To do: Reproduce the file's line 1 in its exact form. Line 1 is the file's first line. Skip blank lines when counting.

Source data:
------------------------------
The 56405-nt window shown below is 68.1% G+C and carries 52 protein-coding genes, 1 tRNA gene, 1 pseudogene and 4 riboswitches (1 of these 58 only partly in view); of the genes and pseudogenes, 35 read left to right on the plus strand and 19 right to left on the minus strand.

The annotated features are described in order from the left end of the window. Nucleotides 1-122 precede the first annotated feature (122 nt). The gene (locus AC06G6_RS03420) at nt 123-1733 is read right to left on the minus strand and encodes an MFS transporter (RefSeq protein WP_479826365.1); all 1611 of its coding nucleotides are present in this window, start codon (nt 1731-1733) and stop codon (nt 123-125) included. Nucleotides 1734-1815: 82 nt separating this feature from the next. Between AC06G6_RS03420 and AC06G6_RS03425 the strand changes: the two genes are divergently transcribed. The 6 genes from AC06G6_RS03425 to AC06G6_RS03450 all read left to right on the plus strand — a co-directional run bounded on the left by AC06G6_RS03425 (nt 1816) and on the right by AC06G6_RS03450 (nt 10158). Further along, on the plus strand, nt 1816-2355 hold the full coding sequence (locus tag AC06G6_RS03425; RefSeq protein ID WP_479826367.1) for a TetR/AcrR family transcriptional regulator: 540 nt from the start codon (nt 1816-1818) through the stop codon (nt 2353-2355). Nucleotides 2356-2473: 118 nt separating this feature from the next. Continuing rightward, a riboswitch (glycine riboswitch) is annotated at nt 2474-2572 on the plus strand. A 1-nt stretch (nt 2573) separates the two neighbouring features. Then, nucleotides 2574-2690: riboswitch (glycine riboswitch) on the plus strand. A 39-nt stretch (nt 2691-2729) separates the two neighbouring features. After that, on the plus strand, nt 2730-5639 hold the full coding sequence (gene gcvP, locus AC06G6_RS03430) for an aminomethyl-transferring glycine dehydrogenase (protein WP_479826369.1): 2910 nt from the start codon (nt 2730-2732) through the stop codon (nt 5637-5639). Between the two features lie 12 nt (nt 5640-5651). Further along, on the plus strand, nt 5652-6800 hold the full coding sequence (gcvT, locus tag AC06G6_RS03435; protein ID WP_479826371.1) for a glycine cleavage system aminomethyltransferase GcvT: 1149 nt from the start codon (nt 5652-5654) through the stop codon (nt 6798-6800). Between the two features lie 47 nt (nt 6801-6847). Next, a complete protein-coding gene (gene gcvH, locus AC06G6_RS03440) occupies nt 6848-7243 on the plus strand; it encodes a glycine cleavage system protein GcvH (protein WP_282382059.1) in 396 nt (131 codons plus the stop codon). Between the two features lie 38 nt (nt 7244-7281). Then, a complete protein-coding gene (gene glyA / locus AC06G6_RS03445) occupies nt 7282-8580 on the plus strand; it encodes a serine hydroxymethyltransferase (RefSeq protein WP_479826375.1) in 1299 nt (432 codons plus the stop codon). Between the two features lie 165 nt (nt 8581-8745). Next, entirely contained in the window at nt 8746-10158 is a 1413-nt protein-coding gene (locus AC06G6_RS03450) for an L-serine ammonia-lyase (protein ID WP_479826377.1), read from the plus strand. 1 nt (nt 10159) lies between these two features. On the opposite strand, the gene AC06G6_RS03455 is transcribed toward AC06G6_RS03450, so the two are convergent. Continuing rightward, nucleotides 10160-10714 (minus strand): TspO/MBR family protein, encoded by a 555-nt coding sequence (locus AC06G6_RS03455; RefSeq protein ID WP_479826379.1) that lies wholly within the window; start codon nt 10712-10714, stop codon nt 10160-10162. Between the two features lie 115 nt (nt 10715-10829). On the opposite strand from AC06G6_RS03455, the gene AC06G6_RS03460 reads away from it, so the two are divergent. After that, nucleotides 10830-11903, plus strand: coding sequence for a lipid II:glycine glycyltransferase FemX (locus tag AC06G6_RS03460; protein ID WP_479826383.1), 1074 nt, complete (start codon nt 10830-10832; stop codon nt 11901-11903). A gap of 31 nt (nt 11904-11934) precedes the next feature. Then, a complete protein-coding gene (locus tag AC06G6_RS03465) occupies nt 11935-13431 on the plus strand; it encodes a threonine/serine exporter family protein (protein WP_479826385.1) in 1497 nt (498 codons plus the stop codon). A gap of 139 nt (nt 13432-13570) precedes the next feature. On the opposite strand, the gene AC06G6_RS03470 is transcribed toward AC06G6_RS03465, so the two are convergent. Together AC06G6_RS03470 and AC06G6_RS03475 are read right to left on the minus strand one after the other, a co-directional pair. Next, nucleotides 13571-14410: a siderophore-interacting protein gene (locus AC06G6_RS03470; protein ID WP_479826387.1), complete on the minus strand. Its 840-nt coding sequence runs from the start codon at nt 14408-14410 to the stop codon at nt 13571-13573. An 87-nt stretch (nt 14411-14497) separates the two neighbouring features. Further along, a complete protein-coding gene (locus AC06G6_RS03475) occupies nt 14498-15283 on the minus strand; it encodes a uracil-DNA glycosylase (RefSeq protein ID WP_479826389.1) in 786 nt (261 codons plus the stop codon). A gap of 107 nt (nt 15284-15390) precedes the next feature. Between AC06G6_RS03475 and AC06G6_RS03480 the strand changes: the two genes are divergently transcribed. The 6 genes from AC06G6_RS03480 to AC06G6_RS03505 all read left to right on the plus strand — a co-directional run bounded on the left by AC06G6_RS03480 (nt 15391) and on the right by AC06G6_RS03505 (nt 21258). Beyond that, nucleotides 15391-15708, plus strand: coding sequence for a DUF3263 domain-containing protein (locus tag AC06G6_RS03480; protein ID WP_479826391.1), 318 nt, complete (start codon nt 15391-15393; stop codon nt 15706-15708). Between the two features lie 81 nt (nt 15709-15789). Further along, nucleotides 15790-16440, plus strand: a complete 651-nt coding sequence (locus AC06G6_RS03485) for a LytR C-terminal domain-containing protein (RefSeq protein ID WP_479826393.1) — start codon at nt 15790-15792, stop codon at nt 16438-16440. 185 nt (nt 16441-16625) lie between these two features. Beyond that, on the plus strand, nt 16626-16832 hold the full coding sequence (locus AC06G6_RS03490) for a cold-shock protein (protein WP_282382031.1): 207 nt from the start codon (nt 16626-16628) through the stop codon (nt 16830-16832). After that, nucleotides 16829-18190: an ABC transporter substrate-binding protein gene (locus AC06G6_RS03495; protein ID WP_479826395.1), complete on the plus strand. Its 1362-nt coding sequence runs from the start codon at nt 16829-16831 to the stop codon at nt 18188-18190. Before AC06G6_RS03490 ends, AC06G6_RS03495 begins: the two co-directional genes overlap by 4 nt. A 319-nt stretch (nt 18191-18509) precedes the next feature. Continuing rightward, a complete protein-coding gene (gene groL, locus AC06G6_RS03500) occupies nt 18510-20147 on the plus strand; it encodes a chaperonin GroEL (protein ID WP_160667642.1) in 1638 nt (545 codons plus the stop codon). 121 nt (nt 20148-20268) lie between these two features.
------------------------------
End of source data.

The 56405-nt window shown below is 68.1% G+C and carries 52 protein-coding genes, 1 tRNA gene, 1 pseudogene and 4 riboswitches (1 of these 58 only partly in view); of the genes and pseudogenes, 35 read left to right on the plus strand and 19 right to left on the minus strand.